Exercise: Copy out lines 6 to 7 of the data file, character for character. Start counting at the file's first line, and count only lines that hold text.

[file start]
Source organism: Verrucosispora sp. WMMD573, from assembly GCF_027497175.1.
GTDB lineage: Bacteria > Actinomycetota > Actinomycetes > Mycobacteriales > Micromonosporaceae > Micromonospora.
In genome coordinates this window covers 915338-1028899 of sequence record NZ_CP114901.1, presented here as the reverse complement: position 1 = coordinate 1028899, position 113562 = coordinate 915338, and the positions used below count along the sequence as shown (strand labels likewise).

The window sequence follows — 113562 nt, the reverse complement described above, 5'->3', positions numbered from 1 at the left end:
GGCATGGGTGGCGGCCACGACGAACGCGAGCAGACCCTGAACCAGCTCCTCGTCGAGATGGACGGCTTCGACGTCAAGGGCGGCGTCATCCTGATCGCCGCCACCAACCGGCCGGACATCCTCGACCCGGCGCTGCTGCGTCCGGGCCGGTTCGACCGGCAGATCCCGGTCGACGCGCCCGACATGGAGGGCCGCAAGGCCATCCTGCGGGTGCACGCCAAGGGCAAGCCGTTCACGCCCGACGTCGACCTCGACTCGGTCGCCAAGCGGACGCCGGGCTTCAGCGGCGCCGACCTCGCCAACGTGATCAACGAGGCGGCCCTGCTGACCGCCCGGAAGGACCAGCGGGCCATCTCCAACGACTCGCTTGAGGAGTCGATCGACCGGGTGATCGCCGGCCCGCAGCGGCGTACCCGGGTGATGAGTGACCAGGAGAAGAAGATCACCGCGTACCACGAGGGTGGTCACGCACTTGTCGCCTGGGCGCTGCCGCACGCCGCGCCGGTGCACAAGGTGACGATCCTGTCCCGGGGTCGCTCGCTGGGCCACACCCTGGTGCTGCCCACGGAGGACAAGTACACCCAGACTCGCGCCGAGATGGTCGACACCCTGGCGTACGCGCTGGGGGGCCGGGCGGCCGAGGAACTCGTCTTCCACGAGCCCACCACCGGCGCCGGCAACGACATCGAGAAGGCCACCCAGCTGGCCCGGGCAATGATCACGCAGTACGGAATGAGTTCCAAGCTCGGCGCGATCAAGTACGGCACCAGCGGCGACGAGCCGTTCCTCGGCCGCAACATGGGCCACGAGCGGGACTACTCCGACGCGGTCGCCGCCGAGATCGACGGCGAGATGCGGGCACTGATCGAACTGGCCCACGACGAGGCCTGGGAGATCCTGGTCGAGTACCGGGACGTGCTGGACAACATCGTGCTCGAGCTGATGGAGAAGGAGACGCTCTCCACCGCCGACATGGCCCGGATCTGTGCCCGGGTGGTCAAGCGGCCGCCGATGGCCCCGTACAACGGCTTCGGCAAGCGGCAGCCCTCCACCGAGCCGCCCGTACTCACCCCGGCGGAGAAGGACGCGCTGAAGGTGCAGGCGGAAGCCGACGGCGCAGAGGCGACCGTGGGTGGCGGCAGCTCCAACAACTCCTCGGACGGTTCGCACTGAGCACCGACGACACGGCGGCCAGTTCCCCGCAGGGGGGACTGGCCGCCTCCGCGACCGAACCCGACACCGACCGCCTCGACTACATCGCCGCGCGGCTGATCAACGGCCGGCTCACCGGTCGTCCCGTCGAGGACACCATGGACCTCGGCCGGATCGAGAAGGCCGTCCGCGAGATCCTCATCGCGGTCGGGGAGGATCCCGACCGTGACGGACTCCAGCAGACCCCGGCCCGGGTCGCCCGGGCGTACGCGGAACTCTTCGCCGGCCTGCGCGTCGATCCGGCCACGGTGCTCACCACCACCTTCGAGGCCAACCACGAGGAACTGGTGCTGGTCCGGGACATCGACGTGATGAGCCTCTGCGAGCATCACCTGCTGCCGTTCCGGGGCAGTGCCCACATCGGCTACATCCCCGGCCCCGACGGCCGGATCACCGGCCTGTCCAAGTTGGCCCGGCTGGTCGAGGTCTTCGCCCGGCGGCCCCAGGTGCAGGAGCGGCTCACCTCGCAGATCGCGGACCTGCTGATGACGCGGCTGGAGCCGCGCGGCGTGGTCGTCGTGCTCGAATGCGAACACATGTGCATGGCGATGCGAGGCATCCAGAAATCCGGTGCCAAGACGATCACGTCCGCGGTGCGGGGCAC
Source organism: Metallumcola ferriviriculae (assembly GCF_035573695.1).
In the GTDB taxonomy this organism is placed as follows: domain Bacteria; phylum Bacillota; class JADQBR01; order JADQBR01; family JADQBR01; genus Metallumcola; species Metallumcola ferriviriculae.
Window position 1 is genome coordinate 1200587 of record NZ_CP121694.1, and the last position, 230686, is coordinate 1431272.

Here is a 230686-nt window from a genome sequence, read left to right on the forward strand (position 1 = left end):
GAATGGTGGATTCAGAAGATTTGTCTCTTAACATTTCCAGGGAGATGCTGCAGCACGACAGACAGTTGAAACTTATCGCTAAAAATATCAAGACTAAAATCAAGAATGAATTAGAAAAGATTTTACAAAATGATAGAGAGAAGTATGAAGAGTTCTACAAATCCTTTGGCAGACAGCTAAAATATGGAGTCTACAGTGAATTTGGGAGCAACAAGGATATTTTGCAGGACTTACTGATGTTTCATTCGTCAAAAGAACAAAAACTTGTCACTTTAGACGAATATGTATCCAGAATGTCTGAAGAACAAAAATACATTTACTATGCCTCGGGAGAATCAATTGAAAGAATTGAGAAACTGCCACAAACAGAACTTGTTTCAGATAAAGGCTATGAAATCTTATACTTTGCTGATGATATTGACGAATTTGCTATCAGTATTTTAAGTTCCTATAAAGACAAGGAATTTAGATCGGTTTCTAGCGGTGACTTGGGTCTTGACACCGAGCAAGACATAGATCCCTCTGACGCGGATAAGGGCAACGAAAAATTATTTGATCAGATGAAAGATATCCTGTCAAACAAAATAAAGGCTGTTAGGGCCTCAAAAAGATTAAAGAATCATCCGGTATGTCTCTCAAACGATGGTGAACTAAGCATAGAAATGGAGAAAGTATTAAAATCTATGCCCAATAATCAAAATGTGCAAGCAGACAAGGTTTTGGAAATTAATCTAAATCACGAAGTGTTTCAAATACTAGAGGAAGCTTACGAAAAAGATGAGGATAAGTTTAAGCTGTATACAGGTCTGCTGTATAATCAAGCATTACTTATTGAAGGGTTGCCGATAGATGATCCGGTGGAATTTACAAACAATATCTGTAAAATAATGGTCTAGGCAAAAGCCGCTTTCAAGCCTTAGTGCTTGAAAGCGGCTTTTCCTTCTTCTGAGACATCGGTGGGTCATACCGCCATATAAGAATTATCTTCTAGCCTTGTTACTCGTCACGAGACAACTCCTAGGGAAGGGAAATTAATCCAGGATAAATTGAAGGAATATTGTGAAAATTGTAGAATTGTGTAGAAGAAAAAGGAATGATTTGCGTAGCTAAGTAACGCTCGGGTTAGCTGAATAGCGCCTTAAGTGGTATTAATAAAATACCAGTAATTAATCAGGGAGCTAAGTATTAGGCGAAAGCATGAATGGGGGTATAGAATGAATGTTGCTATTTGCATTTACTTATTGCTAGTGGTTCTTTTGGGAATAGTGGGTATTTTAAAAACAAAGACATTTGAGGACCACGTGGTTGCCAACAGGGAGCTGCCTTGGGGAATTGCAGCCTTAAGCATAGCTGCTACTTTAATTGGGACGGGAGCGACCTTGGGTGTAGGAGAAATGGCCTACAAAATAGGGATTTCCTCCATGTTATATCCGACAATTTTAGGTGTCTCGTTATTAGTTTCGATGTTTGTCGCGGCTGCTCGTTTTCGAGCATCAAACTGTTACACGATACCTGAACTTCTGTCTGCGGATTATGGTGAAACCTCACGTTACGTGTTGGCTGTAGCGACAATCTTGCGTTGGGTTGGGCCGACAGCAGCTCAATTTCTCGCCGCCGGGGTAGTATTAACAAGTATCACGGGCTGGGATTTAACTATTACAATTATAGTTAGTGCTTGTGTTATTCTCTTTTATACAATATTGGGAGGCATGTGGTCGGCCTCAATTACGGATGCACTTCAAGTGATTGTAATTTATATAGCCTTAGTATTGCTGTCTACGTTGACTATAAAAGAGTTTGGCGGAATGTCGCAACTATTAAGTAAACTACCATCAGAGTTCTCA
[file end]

Source organism: Metallumcola ferriviriculae (assembly GCF_035573695.1).
In the GTDB taxonomy this organism is placed as follows: domain Bacteria; phylum Bacillota; class JADQBR01; order JADQBR01; family JADQBR01; genus Metallumcola; species Metallumcola ferriviriculae.